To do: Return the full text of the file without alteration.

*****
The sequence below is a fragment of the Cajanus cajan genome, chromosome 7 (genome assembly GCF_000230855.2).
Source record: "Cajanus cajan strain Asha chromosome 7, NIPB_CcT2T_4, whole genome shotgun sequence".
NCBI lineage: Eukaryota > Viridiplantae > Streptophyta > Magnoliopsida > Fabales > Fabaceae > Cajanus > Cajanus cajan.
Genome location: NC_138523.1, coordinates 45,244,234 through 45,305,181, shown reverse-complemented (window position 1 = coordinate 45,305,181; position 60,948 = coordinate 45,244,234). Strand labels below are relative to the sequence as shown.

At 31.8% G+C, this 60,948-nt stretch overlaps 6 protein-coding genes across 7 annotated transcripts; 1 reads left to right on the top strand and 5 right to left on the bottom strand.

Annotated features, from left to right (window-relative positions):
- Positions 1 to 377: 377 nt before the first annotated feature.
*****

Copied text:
The sequence below is a fragment of the Cajanus cajan genome, chromosome 7 (genome assembly GCF_000230855.2).
Source record: "Cajanus cajan strain Asha chromosome 7, NIPB_CcT2T_4, whole genome shotgun sequence".
NCBI lineage: Eukaryota > Viridiplantae > Streptophyta > Magnoliopsida > Fabales > Fabaceae > Cajanus > Cajanus cajan.
Genome location: NC_138523.1, coordinates 45,244,234 through 45,305,181, shown reverse-complemented (window position 1 = coordinate 45,305,181; position 60,948 = coordinate 45,244,234). Strand labels below are relative to the sequence as shown.

At 31.8% G+C, this 60,948-nt stretch overlaps 6 protein-coding genes across 7 annotated transcripts; 1 reads left to right on the top strand and 5 right to left on the bottom strand.

Annotated features, from left to right (window-relative positions):
- Positions 1 to 377: 377 nt before the first annotated feature.